9 Tips to Create Attachment to Your Brand with Customer Experience

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Facebook founder Mark Zuckerberg eat lunch with Kenya CS Joe Mucheru at Mama Oliech’s in Yaya, Nairobi. Photo/Zuckerberg Facebook.

By Daniel Newman

 In the modern consumer world, today’s customers expect top-notch experiences from reliable brands. Companies must not only meet this need—they must do so while contending with ever-shortening consumer attention spans. Relevance attachment keeps your customers close to your brand by keeping your brand consistently pertinent to their lives. 

Improve Customer Experience for Better Digital Transformation

Any retail business needs to offer useful and relevant products to customers. This is increasingly harder to do in today’s fast-paced world, when consumers face countless distractions and trends change daily. Consider the recent Pokémon GO craze: The augmented reality game for mobile devices peaked at 45 million daily active users in mid-July 2016—less than two weeks after its launch—and its popularity began to decline the following month.

If customer-focused businesses want to stay competitive, they must stay relevant to consumers’ changing needs and create memorable, valuable experiences.

Relevance attachment begins with understanding the customer journey. Start by mapping out your customer’s relationship with your brand. However, this isn’t enough – you must also quickly adapt your thinking about that customer journey to changes in the market, customer behaviour, and new trends. There are several ways to do so successfully and each one contributes to relevance attachment.

  • Embrace your brand’s uniqueness. The more you stand out to your customers, the more likely they are to remember your brand. Capitalize on what sets your brand apart from competitors, and don’t get complacent about emphasizing those characteristics—in your marketing and in your products, themselves. The modern business world demands agility and a competitive edge to keep your brand in the lead. Always consider—and implement—new ways of showing that your products are different from the rest.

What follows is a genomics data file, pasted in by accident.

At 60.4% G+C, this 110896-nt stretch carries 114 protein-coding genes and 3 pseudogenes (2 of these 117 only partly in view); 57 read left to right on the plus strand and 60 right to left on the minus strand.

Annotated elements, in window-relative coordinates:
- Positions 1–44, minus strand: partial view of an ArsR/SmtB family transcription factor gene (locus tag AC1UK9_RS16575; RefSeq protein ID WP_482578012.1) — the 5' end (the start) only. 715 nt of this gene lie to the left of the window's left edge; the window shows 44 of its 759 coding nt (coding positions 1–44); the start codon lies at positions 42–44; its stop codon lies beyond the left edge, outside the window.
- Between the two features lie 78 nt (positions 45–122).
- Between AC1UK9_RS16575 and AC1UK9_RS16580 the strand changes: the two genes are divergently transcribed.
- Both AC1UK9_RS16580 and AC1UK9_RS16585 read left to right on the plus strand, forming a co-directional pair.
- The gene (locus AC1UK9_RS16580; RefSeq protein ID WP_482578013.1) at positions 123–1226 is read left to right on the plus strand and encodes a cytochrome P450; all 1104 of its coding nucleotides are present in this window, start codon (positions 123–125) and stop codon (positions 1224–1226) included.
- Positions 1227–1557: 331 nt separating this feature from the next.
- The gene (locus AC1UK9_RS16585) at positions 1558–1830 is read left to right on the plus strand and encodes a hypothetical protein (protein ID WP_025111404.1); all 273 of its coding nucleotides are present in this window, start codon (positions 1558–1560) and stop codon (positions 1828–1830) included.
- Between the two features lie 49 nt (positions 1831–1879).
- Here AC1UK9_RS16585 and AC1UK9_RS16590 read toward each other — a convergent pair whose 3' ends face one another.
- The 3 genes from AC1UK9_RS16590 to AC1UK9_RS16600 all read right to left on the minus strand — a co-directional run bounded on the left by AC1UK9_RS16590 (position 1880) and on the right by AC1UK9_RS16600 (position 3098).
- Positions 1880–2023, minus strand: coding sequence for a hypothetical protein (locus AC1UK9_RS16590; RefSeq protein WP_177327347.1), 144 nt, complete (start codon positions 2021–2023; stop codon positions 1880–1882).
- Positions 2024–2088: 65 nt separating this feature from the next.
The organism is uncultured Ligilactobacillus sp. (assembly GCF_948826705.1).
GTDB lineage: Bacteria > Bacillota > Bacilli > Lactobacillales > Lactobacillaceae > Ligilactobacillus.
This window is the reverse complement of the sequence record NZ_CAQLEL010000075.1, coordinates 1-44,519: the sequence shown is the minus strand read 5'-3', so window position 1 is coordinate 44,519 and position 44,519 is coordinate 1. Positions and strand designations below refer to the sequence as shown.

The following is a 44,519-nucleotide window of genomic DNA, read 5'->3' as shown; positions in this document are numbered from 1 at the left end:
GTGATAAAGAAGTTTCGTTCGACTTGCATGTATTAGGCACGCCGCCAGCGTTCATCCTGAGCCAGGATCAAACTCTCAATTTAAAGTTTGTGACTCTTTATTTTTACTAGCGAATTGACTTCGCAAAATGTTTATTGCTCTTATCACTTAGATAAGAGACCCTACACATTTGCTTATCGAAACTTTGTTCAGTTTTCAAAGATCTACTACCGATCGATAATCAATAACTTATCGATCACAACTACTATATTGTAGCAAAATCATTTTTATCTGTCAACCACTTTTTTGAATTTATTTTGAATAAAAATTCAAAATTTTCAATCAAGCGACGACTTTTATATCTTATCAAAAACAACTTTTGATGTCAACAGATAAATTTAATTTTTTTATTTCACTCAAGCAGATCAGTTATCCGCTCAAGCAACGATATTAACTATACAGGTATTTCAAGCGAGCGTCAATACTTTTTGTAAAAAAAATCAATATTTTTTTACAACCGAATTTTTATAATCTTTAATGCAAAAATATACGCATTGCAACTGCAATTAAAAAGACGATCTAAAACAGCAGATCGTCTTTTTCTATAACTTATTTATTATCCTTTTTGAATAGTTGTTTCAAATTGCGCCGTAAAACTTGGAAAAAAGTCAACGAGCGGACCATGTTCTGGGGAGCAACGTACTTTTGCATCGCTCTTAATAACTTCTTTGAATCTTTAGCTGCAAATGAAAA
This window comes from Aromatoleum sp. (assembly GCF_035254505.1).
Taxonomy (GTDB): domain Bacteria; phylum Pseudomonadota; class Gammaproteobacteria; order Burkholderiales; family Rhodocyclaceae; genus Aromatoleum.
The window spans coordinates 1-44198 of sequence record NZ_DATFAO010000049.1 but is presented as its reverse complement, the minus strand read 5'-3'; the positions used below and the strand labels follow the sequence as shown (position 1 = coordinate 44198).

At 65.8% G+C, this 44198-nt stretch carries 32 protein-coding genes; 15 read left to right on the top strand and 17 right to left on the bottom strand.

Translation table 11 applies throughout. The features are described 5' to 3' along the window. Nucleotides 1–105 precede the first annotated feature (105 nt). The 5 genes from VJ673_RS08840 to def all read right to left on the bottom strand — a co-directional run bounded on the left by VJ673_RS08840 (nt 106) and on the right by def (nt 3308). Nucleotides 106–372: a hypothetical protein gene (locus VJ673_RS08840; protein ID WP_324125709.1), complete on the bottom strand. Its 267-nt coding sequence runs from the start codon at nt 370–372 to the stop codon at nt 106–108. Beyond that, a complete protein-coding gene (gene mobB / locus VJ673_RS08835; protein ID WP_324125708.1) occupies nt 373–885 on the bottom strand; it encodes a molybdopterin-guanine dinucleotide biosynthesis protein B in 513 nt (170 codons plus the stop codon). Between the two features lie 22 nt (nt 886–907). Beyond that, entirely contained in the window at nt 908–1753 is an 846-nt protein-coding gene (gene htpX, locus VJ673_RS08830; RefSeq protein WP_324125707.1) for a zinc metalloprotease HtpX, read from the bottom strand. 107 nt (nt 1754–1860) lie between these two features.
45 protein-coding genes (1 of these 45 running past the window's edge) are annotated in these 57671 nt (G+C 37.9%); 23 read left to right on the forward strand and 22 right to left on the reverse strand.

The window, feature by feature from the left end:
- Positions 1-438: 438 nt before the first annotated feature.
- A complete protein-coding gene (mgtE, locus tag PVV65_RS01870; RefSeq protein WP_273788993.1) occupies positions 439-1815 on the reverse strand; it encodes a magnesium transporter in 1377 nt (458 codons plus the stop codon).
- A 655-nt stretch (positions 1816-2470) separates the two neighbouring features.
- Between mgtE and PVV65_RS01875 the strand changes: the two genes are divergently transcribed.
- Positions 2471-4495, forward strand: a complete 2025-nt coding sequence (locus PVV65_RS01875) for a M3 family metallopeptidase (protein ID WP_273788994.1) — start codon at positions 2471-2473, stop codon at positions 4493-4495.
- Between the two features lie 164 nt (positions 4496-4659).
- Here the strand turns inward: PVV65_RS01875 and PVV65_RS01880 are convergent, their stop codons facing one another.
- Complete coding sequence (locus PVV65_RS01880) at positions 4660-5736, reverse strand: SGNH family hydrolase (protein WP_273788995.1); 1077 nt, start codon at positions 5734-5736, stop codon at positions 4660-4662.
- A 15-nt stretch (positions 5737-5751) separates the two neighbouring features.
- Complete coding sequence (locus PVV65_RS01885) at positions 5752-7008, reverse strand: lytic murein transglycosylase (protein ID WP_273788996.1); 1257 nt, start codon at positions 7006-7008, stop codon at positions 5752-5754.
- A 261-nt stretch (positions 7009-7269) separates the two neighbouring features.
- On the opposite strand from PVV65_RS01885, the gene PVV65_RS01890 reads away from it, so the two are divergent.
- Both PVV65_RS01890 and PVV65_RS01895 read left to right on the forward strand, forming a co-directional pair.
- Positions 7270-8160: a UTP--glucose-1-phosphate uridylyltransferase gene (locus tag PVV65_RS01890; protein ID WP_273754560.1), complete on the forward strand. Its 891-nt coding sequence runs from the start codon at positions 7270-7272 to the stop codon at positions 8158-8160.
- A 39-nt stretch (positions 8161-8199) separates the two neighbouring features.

• Stay current. Know what social factors influence your audience—and be ready to adapt to changes in those social factors quickly. Social media is a tremendous boon in this regard—not only can you craft consistent, meaningful interactions with your customer base, you can use it to gain insights in to their future needs. Big data offers tremendous insight into customer behaviours, their changing needs and wants, and what will engage them. Leverage collected data to the greatest effect whenever you can.
  • Show your customers they are valued. Customers don’t like to be treated like cattle. Modern consumers favour the brands that make an effort to connect with them on a personal level and show appreciation for their connections and patronage. Don’t stop at simply thanking your customer for a sale with a carbon-copy message—craft a personalized approach to showing your customers you care about them.